The struggle between different design groups has always been an issue – a minor issue in some instances, but in others, it can be a major setback in the design process. Measurements are key in the design process, and a measurement that is even a tenth, or a hundredth of an inch off can make a big difference.  The team has experienced this multiple times, most recently with our shooter/collector assembly. 

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Re-aligning the mounting for our catapault

Two of our three main design teams were working on a shooting mechanism and a collector mechanism – two separate assemblies.  When it came time to attach the two pieces, things didn’t quite line up the way they had intended. Holes were off, support braces weren’t flush, and it was a little too tall to be effective.  But with a little communication, and in very little time, things were back up to speed and the robot skeleton was coming together. 

Team SCREAM is already having a great build season, and we have all been working very hard.  We’ve learned many useful skills in the first two weeks, and have many more to learn. Thanks to everyone who has helped us, especially our mentors and our sponsors. 

 

-Logan

End of Week 1

            The first week of build season has almost come to an end and Team SCREAM is making good progress. Our strategy and design teams have been hard at work creating a robot that will be able to catch, carry and throw the balls for the Aerial Assist game. During this prototyping stage, we have been using cardboard, rubber bands and LOTS of zip ties. Although it looks a little shoddy right now, our design is coming along quite nicely.

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The drive-train team has designed and cut the new chassis and it’s being assembled as I write this.  On kick-off day, we brainstormed strategies for how our robot will score points throughout the game, and our strategy team then decided what the best course of action would be. During the autonomous period, our robot will score in the high goals; we will try to maximize points by going for the “hot” goals, which will be illuminated when the period starts. We plan on being able to play defense during the tele-op period (the time when we control the robot) and have incorporated mecanum wheels on the drive train to allow the robot to maneuver in any direction.

I’d like to give a quick shout-out to all the Team SCREAM parents and mentors! We’ve had some delicious home-cooked meals so far and we also have many wonderful mentors working with us this year. Thank you all!

-Alex Stewart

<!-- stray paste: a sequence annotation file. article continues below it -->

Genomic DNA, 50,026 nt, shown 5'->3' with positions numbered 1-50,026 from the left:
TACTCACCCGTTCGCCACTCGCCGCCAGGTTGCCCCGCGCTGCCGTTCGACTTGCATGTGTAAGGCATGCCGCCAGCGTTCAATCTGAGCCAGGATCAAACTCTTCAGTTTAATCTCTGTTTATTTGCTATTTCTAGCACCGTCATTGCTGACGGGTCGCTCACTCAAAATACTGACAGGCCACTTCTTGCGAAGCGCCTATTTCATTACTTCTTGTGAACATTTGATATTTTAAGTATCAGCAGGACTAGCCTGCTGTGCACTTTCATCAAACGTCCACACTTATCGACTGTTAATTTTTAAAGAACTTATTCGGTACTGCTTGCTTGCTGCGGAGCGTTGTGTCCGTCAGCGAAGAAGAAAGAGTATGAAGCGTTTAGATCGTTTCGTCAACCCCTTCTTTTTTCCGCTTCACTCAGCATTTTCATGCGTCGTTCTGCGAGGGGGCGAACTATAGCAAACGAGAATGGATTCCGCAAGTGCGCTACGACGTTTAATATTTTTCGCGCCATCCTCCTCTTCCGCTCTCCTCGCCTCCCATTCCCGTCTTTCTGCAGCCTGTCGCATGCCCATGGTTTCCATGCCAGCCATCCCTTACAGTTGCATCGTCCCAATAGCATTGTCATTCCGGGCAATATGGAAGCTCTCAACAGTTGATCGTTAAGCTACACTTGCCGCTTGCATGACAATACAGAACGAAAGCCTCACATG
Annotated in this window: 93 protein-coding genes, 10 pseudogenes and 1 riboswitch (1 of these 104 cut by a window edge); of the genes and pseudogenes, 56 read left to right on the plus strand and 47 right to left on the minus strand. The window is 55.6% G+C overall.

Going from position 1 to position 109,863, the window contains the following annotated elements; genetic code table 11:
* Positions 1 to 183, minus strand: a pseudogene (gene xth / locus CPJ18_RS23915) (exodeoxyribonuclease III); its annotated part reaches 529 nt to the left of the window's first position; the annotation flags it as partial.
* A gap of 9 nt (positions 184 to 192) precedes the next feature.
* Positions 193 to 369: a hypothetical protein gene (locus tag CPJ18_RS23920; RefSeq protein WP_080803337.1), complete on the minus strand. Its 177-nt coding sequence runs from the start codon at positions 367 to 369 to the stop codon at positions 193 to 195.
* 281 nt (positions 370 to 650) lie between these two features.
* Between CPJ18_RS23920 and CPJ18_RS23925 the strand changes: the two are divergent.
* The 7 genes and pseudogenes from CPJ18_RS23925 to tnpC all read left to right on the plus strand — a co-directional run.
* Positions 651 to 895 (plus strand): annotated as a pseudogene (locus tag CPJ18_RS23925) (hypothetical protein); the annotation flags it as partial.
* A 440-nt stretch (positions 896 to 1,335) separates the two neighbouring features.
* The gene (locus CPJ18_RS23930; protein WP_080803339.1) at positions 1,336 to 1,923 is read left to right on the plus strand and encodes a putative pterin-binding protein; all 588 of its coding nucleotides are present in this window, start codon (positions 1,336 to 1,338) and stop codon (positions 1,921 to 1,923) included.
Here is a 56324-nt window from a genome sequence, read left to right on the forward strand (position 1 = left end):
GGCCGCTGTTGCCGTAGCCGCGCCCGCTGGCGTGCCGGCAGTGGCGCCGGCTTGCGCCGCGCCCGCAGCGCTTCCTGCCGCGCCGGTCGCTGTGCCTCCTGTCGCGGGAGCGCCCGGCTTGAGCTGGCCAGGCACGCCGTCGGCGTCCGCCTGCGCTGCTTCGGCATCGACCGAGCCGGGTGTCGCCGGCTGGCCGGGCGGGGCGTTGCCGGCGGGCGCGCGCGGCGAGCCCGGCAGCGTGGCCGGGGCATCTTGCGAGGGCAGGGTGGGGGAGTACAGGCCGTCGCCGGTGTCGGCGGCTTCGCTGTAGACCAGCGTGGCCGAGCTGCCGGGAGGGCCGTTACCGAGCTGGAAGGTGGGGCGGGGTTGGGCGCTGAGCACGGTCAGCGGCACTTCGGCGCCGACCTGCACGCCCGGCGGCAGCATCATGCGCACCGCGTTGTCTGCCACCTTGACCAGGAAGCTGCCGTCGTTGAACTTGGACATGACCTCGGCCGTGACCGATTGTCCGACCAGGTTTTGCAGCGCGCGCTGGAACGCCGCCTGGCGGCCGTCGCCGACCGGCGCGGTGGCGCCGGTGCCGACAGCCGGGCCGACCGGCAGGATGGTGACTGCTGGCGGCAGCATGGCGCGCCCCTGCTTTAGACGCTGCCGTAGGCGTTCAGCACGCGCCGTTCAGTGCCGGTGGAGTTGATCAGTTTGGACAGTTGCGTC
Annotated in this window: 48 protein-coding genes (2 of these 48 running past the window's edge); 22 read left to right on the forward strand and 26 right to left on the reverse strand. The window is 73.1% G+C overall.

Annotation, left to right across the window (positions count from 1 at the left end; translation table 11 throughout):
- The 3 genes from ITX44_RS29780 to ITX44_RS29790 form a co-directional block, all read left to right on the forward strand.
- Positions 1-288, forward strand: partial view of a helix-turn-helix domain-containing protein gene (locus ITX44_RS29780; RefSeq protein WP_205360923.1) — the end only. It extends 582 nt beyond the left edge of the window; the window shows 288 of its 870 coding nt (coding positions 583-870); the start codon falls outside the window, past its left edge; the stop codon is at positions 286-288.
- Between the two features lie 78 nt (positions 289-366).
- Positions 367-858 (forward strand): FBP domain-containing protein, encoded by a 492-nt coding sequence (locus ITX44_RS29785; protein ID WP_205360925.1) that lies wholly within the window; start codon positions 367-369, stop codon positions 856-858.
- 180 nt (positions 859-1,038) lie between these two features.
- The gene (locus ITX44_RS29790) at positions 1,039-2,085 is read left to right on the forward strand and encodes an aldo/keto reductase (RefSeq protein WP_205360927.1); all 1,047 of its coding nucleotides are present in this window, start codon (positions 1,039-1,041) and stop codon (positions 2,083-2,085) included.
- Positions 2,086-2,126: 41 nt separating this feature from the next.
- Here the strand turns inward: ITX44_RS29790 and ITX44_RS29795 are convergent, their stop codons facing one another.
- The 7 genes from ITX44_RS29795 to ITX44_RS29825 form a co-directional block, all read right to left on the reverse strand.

2014 Season Begins!

Another year has begun for the FIRST robotics teams as the live announcement was made Saturday, Jan. 4, that announced the 2014 competition challenge!

This year’s game is called Aerial Assist. When the name was first announced, I was concerned that our robots would be flying in the sky to make a goal. Luckily, there is no flying but there is a lot of ‘assist,’ as FIRST Founder Dean Kamen says, “Alliance members are really going to have to work closely on the field.”

Aerial Assist consists of two alliances with three teams on each. Alliances compete by trying to score as many balls in goals as possible in a two minute and 30 second match. Additional points can be earned by robots working together to score goals. Your robot can catch, pick up, pass, and throw a ball to gain some serious points. Also throwing and catching a ball over the truss, a suspended aluminum bar just five feet above the field, will add bonus points to your ball’s total score (if you make the goal).

The animation FIRST presented of gameplay had robots with plungers, kicking feet, and tennis rackets as ways to move the ball across the field. This ball is 25 inches wide, so the robot will have to be able to withstand some damage.

The field is broken down into three zones: red, white, and blue (go America). The white is in the middle, where autonomous starts, and where the truss is located. The red and blue is for the corresponding alliance. All these zones are important because they are carefully monitored when doing assists.

Autonomous mode is also fairly different this year. Since the goals are seperated into halves, one goal is called a ‘hot goal’ which is outlined in yellow lights. Every five seconds, the hot goal will change sides. The side the hot goal starts in every match is random, so your robot would have to be able to determine where the hot goal is and shoot accordingly. Making a hot goal is 10 points. Regular goals are five points. Robots can also gain an additional five point mobility bonus if they can move forward into their zone.

Here is the game animation from FIRST:  https://www.youtube.com/watch?v=f5zWzICG5to

Good luck teams!

-Nicole Reedy